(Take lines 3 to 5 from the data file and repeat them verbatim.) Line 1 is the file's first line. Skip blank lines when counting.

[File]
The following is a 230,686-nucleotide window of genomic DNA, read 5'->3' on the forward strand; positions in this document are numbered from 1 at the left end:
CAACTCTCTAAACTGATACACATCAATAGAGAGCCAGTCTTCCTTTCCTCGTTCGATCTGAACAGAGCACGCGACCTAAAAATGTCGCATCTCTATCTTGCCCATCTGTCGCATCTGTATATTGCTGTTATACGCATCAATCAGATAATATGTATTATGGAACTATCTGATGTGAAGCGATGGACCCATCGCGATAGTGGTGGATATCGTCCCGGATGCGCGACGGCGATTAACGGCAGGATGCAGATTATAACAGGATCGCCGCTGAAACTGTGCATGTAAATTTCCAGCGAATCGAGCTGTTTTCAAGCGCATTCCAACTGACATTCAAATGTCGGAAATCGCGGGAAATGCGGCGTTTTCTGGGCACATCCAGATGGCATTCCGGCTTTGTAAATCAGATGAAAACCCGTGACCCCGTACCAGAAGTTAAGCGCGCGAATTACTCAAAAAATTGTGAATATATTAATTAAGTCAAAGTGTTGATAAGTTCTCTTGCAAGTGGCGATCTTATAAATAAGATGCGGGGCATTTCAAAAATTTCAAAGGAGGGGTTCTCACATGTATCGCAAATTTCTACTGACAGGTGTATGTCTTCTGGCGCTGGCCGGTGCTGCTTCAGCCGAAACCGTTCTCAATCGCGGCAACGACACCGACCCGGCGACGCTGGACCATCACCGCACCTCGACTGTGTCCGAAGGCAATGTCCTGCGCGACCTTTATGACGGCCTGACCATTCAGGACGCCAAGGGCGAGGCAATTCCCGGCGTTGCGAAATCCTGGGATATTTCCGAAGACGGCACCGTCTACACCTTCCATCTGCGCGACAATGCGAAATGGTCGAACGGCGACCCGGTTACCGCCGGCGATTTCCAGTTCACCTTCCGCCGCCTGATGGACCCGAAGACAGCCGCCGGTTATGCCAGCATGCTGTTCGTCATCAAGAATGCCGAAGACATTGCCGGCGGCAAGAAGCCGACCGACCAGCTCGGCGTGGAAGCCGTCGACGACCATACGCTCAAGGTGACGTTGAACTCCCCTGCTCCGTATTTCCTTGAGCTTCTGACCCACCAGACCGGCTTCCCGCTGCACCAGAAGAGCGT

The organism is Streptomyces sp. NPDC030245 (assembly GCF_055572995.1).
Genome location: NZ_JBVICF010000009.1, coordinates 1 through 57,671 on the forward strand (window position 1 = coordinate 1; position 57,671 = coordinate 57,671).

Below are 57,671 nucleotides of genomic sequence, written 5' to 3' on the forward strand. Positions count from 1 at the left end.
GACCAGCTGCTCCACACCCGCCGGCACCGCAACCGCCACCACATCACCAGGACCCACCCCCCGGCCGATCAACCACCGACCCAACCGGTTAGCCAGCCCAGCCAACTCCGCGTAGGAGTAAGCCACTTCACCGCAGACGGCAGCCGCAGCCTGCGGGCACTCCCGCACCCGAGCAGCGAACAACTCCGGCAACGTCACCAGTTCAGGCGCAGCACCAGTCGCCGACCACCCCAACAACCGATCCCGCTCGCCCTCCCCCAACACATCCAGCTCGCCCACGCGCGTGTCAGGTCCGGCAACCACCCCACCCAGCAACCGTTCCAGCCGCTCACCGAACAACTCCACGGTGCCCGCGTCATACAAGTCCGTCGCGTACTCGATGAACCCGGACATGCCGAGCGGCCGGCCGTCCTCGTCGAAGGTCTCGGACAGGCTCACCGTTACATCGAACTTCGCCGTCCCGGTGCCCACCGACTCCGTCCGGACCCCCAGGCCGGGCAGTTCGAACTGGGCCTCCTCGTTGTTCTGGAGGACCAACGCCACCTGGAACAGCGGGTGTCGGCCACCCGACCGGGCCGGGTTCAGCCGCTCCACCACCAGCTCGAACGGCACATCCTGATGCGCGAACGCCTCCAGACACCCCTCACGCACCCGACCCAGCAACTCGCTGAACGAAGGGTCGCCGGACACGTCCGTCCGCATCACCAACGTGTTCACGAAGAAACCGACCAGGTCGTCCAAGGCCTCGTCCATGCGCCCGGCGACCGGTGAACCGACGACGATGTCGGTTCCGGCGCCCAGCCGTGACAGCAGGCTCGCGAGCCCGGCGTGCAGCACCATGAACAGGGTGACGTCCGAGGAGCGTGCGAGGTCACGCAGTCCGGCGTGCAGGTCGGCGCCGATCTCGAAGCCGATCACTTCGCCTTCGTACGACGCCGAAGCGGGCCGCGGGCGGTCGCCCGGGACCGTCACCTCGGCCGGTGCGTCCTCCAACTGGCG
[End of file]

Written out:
The organism is Streptomyces sp. NPDC030245 (assembly GCF_055572995.1).
Genome location: NZ_JBVICF010000009.1, coordinates 1 through 57,671 on the forward strand (window position 1 = coordinate 1; position 57,671 = coordinate 57,671).

Below are 57,671 nucleotides of genomic sequence, written 5' to 3' on the forward strand. Positions count from 1 at the left end.